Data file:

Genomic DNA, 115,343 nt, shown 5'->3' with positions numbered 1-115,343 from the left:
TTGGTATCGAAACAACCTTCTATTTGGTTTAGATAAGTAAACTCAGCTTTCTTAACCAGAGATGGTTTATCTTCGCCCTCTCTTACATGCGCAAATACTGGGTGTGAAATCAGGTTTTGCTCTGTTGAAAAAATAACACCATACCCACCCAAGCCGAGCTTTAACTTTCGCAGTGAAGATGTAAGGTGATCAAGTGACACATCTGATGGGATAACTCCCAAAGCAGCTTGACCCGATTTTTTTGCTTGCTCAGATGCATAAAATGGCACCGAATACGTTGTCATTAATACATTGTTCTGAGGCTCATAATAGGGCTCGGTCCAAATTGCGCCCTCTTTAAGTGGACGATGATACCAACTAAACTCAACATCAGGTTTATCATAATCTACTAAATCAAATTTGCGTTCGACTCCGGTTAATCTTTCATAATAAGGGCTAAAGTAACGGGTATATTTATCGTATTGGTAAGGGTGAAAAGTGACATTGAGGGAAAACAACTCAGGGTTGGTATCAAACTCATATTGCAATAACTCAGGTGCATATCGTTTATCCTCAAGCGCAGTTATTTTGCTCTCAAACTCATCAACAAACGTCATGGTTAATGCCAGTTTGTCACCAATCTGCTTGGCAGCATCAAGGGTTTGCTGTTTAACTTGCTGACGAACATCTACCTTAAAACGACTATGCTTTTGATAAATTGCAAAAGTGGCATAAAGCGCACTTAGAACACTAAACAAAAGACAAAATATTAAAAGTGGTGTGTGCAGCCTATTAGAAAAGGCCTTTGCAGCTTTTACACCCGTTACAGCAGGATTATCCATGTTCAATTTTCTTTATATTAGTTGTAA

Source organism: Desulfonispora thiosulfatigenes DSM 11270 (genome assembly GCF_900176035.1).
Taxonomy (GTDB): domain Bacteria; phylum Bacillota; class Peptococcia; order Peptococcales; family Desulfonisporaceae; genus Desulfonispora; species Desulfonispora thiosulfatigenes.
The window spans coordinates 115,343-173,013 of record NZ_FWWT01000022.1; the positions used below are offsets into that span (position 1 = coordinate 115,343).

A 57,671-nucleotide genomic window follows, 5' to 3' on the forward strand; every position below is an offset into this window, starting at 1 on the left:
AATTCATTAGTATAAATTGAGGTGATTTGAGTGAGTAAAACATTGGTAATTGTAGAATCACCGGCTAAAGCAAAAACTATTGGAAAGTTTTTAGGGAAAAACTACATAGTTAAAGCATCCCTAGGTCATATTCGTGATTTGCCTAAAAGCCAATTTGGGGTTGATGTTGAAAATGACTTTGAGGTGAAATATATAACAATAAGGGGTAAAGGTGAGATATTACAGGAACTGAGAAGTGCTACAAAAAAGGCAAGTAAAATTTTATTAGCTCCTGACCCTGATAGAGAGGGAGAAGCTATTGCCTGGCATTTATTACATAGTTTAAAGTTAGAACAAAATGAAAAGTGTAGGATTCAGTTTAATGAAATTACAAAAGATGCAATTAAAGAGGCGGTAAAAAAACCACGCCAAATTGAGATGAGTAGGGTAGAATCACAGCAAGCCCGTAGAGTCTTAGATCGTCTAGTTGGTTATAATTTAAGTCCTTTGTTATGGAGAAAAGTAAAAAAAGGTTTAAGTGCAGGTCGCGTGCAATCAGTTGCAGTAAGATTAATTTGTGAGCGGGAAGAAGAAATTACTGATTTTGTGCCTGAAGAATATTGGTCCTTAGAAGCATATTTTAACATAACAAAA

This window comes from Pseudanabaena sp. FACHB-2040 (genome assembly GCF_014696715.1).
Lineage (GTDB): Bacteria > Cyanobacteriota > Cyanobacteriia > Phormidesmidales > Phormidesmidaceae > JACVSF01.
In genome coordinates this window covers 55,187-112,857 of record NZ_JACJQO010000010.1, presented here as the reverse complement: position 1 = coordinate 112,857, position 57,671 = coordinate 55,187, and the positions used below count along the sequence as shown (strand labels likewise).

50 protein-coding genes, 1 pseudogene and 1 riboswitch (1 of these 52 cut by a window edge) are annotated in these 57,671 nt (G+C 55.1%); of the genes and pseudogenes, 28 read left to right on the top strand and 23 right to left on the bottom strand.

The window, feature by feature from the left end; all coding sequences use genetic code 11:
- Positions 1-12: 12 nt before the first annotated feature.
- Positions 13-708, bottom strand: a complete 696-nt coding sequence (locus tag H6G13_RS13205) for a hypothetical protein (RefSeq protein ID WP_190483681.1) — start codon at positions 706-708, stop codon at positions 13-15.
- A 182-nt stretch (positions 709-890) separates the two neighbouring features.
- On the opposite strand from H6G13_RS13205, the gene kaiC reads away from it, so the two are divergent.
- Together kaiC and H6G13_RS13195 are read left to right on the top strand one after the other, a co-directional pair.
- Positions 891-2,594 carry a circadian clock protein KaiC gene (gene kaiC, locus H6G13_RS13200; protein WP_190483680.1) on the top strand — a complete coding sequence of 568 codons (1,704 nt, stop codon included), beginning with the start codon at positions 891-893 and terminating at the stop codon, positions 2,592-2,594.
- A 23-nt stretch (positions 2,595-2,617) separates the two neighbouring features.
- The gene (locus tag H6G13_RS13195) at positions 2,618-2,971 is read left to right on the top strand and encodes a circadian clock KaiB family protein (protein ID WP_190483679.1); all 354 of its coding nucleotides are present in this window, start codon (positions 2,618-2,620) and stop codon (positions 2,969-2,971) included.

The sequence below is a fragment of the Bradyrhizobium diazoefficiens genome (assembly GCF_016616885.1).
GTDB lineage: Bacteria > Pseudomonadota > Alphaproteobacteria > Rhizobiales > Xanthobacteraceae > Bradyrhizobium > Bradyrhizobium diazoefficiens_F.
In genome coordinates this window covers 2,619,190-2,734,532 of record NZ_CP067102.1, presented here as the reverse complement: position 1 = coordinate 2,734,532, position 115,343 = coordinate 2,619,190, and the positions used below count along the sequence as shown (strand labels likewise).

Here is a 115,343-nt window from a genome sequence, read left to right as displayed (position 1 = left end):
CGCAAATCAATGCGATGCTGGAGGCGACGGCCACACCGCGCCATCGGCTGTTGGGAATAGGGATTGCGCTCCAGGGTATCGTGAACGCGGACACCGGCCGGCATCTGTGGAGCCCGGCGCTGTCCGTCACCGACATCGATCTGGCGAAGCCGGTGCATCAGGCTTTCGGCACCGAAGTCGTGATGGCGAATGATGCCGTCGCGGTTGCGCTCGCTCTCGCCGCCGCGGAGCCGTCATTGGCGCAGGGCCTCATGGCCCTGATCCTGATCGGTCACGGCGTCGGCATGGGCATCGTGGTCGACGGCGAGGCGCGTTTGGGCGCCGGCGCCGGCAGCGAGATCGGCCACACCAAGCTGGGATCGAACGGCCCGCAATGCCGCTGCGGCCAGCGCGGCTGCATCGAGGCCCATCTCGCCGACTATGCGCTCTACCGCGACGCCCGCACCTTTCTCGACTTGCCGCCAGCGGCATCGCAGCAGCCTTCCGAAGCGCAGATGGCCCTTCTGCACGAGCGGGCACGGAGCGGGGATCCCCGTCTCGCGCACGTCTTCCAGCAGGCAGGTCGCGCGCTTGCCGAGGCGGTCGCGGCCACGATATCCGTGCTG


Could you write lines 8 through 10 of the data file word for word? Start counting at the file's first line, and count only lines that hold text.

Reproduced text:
This window comes from Pseudanabaena sp. FACHB-2040 (genome assembly GCF_014696715.1).
Lineage (GTDB): Bacteria > Cyanobacteriota > Cyanobacteriia > Phormidesmidales > Phormidesmidaceae > JACVSF01.
In genome coordinates this window covers 55,187-112,857 of record NZ_JACJQO010000010.1, presented here as the reverse complement: position 1 = coordinate 112,857, position 57,671 = coordinate 55,187, and the positions used below count along the sequence as shown (strand labels likewise).